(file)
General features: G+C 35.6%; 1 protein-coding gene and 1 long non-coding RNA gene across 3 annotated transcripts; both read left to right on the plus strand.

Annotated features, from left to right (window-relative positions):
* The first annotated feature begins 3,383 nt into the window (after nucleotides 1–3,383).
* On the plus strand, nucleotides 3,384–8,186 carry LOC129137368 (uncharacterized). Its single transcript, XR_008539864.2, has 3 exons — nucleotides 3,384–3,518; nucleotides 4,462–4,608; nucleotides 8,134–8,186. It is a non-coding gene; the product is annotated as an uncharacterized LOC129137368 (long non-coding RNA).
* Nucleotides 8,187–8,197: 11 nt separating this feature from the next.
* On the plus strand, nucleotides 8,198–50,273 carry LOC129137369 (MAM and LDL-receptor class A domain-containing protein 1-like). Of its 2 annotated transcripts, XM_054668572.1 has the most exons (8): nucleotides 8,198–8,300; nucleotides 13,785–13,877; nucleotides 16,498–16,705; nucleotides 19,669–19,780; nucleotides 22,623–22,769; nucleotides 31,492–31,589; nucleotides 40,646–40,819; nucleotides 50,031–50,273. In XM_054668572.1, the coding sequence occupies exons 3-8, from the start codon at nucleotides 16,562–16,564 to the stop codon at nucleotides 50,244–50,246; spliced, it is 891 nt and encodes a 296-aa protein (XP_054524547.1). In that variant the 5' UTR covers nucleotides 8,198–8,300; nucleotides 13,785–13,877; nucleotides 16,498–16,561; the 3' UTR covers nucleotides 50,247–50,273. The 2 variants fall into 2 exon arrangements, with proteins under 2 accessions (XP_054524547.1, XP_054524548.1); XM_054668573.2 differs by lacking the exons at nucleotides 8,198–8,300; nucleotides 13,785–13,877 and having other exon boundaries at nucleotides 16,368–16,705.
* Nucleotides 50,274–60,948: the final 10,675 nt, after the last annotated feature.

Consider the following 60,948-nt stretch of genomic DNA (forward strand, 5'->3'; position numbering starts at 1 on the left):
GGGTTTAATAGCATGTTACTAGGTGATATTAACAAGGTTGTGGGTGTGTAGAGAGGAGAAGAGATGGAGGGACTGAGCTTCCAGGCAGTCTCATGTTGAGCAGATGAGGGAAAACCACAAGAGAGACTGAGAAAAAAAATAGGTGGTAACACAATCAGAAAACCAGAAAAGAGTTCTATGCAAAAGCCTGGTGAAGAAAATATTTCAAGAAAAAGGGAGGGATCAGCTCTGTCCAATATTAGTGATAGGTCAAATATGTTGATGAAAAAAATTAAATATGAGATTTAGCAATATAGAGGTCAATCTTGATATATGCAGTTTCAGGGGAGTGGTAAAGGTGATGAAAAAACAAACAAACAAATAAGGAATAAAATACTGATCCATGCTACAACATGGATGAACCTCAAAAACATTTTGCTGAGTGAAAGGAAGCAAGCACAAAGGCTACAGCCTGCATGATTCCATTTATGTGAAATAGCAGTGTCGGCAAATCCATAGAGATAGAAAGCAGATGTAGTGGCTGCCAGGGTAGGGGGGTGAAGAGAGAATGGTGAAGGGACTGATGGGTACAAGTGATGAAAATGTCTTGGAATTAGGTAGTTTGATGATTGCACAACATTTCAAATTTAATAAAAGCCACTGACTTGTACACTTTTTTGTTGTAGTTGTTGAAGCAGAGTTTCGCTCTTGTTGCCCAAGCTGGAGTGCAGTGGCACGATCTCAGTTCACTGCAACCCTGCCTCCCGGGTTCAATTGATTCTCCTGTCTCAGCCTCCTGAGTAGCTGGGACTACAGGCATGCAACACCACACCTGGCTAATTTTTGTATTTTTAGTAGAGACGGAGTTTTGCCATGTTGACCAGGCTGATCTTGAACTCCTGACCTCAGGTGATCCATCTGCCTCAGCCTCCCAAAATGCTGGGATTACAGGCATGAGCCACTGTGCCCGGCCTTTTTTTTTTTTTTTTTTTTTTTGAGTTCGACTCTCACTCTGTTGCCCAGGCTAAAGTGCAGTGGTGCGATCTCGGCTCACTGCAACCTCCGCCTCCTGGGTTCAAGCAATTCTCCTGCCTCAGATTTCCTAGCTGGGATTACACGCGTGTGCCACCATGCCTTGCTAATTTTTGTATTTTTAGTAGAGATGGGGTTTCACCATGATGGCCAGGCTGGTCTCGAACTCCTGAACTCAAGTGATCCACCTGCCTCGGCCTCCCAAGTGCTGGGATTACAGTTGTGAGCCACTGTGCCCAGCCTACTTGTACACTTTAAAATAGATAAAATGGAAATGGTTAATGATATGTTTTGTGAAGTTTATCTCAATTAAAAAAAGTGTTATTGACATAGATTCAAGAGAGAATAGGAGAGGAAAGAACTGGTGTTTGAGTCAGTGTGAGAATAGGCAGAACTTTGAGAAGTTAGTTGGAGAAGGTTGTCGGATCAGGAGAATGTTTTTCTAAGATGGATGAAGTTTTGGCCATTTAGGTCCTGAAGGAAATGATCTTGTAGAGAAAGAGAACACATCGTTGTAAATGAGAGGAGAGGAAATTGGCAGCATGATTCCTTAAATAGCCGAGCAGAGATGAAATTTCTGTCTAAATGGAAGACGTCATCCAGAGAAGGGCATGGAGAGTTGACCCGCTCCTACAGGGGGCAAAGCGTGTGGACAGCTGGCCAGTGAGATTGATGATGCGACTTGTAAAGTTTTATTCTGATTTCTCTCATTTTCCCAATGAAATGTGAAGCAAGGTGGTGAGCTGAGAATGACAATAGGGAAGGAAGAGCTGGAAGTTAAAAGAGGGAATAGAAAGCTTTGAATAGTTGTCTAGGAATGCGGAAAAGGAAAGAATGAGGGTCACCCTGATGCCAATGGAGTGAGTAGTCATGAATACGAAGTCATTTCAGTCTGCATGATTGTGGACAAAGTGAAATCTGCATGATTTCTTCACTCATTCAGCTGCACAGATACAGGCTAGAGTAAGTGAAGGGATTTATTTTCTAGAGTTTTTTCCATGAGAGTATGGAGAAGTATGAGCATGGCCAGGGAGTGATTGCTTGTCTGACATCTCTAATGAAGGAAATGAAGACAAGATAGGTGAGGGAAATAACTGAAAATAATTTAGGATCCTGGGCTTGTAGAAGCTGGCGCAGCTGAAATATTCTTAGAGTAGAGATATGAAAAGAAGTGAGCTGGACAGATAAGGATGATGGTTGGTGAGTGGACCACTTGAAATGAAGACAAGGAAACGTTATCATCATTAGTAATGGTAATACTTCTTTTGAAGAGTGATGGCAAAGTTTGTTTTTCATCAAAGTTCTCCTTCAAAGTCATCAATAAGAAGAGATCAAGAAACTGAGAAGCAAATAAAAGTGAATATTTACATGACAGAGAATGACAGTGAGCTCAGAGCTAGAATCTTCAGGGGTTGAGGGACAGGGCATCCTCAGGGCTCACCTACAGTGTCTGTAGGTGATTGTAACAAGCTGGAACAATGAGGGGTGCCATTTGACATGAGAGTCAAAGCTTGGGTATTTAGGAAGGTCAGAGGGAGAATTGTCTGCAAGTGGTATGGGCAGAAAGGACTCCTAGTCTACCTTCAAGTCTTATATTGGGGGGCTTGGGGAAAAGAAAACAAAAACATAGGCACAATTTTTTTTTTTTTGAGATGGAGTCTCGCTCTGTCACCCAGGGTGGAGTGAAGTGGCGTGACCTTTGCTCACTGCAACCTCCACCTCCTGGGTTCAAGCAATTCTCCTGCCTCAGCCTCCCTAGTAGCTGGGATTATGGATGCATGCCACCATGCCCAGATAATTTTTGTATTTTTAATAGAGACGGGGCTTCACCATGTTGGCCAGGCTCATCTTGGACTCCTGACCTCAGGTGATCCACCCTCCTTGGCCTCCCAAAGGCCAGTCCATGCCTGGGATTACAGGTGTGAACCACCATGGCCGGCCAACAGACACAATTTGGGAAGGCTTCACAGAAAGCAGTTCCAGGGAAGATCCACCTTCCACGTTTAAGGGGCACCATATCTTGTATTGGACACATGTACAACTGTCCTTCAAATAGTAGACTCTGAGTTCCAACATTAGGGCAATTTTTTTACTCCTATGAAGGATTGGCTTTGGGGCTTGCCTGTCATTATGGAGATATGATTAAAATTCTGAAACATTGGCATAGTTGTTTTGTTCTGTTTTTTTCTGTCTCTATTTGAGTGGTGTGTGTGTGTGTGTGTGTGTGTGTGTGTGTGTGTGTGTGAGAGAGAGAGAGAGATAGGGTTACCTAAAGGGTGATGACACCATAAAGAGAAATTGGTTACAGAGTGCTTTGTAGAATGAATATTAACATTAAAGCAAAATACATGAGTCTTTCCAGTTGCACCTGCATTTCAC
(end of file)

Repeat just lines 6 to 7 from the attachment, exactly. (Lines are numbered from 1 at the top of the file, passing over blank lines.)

* On the plus strand, nucleotides 8,198–50,273 carry LOC129137369 (MAM and LDL-receptor class A domain-containing protein 1-like). Of its 2 annotated transcripts, XM_054668572.1 has the most exons (8): nucleotides 8,198–8,300; nucleotides 13,785–13,877; nucleotides 16,498–16,705; nucleotides 19,669–19,780; nucleotides 22,623–22,769; nucleotides 31,492–31,589; nucleotides 40,646–40,819; nucleotides 50,031–50,273. In XM_054668572.1, the coding sequence occupies exons 3-8, from the start codon at nucleotides 16,562–16,564 to the stop codon at nucleotides 50,244–50,246; spliced, it is 891 nt and encodes a 296-aa protein (XP_054524547.1). In that variant the 5' UTR covers nucleotides 8,198–8,300; nucleotides 13,785–13,877; nucleotides 16,498–16,561; the 3' UTR covers nucleotides 50,247–50,273. The 2 variants fall into 2 exon arrangements, with proteins under 2 accessions (XP_054524547.1, XP_054524548.1); XM_054668573.2 differs by lacking the exons at nucleotides 8,198–8,300; nucleotides 13,785–13,877 and having other exon boundaries at nucleotides 16,368–16,705.
* Nucleotides 50,274–60,948: the final 10,675 nt, after the last annotated feature.